When the going gets tough, the tough get going

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"When the going gets tough, the tough get going" is a popular proverb.


The phrase is a play on words involving idiomatic (Proverb) and distinct meanings of "go" and "tough." In context, "the going" means "the situation," "gets tough" means "becomes difficult," "the tough" means "people who are strong or enduring," and "get going" means "become fully engaged." Taken together, the meaning of the phrase is "When the situation becomes difficult, the strong will become engaged."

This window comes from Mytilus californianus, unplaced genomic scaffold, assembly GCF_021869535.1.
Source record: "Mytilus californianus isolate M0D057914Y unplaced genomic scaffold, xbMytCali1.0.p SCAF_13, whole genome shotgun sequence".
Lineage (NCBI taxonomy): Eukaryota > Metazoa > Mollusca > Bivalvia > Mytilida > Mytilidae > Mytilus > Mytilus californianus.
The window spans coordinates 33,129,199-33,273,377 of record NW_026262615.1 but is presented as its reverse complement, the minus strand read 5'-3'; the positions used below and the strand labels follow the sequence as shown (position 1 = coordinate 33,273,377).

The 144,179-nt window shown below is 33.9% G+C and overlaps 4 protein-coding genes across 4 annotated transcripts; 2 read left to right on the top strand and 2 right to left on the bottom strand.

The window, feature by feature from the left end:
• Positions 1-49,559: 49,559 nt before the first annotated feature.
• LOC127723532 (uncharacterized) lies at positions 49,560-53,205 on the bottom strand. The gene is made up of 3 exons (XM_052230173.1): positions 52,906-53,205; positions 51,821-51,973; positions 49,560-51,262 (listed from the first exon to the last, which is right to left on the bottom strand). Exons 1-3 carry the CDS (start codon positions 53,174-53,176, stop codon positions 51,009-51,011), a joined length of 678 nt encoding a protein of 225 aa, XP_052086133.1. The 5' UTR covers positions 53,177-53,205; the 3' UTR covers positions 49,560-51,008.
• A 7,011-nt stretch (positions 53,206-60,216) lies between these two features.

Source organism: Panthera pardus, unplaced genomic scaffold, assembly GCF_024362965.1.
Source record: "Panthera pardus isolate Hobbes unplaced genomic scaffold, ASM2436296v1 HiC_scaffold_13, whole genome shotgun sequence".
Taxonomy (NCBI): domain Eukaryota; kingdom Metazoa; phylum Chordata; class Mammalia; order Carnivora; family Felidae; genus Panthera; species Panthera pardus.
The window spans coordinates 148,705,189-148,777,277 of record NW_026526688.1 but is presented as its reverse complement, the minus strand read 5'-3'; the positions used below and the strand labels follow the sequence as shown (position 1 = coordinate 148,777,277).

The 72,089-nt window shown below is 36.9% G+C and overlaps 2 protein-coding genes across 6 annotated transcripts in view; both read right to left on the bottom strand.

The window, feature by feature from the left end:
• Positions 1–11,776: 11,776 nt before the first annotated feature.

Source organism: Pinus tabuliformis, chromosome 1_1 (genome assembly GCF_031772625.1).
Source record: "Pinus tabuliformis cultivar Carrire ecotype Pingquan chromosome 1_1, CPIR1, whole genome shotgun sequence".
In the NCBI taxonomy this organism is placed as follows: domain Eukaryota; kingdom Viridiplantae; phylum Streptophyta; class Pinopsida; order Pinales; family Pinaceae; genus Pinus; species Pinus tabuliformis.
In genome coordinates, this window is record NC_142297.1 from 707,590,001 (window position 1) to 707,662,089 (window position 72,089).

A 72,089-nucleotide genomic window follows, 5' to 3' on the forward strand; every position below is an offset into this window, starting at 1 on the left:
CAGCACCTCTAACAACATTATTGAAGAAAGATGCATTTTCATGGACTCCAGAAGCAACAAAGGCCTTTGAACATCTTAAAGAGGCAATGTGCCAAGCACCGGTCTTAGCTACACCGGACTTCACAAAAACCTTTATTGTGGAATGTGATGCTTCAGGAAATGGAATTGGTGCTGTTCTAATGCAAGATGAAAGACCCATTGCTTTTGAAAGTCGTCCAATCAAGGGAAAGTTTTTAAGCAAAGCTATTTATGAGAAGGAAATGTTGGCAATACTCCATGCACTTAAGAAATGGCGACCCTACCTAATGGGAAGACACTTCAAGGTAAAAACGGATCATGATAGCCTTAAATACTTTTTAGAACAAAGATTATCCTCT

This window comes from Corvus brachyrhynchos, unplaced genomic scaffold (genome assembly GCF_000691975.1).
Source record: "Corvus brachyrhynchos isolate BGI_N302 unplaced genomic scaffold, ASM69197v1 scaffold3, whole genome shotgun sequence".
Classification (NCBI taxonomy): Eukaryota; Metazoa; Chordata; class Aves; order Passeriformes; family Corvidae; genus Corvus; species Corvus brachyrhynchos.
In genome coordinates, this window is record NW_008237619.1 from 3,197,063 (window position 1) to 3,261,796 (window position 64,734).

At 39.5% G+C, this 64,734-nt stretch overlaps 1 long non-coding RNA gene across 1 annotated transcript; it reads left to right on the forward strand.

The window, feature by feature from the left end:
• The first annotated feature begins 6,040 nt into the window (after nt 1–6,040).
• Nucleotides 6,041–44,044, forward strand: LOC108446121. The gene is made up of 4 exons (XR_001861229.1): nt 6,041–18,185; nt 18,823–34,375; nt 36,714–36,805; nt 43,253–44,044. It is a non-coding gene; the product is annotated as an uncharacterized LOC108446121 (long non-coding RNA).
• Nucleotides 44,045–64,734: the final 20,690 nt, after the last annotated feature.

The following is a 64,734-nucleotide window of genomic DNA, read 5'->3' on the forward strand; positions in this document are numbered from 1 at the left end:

The phrase is an example of antimetabole.

Another interpretation could mean, "Those who act tough and proud will vacate a situation when it becomes difficult lest they be proven not as tough as they appear to be."

The origin of the phrase has been attributed both to Joseph P. Kennedy (1888–1969),[1][unreliable source?] father of U.S. President John F. Kennedy, and sometimes to Norwegian-born American football player and coach Knute Rockne (1888–1931).[2]


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